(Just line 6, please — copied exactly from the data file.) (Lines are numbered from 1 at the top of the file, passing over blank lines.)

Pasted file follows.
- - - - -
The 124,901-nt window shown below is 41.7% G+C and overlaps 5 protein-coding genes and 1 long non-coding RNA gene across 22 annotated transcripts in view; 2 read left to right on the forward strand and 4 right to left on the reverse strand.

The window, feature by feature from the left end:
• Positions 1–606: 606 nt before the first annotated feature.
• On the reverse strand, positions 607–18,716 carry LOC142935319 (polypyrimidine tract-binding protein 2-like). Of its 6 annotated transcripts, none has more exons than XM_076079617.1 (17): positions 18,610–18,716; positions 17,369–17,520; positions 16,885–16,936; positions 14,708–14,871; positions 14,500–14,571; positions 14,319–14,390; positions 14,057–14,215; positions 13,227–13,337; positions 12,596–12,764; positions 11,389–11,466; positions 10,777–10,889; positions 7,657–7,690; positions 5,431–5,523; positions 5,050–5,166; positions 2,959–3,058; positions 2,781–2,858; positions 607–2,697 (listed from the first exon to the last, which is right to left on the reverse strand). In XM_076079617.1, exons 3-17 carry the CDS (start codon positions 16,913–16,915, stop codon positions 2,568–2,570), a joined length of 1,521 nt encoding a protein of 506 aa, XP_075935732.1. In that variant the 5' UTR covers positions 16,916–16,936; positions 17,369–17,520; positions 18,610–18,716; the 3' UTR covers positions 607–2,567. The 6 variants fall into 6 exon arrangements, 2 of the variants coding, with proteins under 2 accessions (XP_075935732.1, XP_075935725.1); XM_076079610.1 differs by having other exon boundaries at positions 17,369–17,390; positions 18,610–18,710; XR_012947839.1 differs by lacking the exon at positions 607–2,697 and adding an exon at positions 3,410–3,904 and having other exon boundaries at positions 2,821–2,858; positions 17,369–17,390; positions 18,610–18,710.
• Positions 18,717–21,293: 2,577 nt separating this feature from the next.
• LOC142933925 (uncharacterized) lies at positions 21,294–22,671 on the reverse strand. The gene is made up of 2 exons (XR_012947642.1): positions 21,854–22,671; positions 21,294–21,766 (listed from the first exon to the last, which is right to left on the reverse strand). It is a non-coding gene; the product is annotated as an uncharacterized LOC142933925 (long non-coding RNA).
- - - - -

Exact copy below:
• LOC142933925 (uncharacterized) lies at positions 21,294–22,671 on the reverse strand. The gene is made up of 2 exons (XR_012947642.1): positions 21,854–22,671; positions 21,294–21,766 (listed from the first exon to the last, which is right to left on the reverse strand). It is a non-coding gene; the product is annotated as an uncharacterized LOC142933925 (long non-coding RNA).